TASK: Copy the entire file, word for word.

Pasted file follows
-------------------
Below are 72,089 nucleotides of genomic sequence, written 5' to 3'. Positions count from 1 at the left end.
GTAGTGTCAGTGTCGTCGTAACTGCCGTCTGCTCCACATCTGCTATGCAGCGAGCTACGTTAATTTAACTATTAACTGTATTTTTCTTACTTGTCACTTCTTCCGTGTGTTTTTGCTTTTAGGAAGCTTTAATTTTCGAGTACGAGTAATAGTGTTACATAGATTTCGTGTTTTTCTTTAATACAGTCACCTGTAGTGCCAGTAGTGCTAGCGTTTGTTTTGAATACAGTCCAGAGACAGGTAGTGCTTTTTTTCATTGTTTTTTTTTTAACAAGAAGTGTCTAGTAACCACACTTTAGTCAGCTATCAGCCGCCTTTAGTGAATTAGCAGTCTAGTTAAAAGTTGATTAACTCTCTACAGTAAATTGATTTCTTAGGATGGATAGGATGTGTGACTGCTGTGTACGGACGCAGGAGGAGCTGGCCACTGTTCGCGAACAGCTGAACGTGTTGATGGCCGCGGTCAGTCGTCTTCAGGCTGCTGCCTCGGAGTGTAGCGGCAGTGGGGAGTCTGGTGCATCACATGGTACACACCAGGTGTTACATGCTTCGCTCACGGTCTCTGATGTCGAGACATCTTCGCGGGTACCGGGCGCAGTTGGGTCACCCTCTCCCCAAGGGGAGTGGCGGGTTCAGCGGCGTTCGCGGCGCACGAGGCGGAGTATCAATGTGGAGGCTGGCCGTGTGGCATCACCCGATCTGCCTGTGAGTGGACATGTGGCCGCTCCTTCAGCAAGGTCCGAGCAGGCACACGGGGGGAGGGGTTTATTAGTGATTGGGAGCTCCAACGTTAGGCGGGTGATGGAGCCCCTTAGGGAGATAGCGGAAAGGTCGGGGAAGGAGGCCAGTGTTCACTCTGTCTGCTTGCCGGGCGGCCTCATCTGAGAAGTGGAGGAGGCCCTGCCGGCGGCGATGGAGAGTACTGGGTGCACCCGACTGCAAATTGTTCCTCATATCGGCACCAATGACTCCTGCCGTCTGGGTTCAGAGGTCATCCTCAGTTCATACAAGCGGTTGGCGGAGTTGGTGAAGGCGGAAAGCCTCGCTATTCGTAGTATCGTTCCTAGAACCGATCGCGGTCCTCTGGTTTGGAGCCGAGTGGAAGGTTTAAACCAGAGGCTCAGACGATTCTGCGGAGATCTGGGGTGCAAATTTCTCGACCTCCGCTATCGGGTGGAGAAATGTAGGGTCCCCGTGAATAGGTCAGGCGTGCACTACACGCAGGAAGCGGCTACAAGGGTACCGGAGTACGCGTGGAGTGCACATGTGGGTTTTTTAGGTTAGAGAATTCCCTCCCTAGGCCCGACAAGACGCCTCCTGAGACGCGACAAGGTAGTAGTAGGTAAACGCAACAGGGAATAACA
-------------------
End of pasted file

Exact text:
Below are 72,089 nucleotides of genomic sequence, written 5' to 3'. Positions count from 1 at the left end.
GTAGTGTCAGTGTCGTCGTAACTGCCGTCTGCTCCACATCTGCTATGCAGCGAGCTACGTTAATTTAACTATTAACTGTATTTTTCTTACTTGTCACTTCTTCCGTGTGTTTTTGCTTTTAGGAAGCTTTAATTTTCGAGTACGAGTAATAGTGTTACATAGATTTCGTGTTTTTCTTTAATACAGTCACCTGTAGTGCCAGTAGTGCTAGCGTTTGTTTTGAATACAGTCCAGAGACAGGTAGTGCTTTTTTTCATTGTTTTTTTTTTAACAAGAAGTGTCTAGTAACCACACTTTAGTCAGCTATCAGCCGCCTTTAGTGAATTAGCAGTCTAGTTAAAAGTTGATTAACTCTCTACAGTAAATTGATTTCTTAGGATGGATAGGATGTGTGACTGCTGTGTACGGACGCAGGAGGAGCTGGCCACTGTTCGCGAACAGCTGAACGTGTTGATGGCCGCGGTCAGTCGTCTTCAGGCTGCTGCCTCGGAGTGTAGCGGCAGTGGGGAGTCTGGTGCATCACATGGTACACACCAGGTGTTACATGCTTCGCTCACGGTCTCTGATGTCGAGACATCTTCGCGGGTACCGGGCGCAGTTGGGTCACCCTCTCCCCAAGGGGAGTGGCGGGTTCAGCGGCGTTCGCGGCGCACGAGGCGGAGTATCAATGTGGAGGCTGGCCGTGTGGCATCACCCGATCTGCCTGTGAGTGGACATGTGGCCGCTCCTTCAGCAAGGTCCGAGCAGGCACACGGGGGGAGGGGTTTATTAGTGATTGGGAGCTCCAACGTTAGGCGGGTGATGGAGCCCCTTAGGGAGATAGCGGAAAGGTCGGGGAAGGAGGCCAGTGTTCACTCTGTCTGCTTGCCGGGCGGCCTCATCTGAGAAGTGGAGGAGGCCCTGCCGGCGGCGATGGAGAGTACTGGGTGCACCCGACTGCAAATTGTTCCTCATATCGGCACCAATGACTCCTGCCGTCTGGGTTCAGAGGTCATCCTCAGTTCATACAAGCGGTTGGCGGAGTTGGTGAAGGCGGAAAGCCTCGCTATTCGTAGTATCGTTCCTAGAACCGATCGCGGTCCTCTGGTTTGGAGCCGAGTGGAAGGTTTAAACCAGAGGCTCAGACGATTCTGCGGAGATCTGGGGTGCAAATTTCTCGACCTCCGCTATCGGGTGGAGAAATGTAGGGTCCCCGTGAATAGGTCAGGCGTGCACTACACGCAGGAAGCGGCTACAAGGGTACCGGAGTACGCGTGGAGTGCACATGTGGGTTTTTTAGGTTAGAGAATTCCCTCCCTAGGCCCGACAAGACGCCTCCTGAGACGCGACAAGGTAGTAGTAGGTAAACGCAACAGGGAATAACA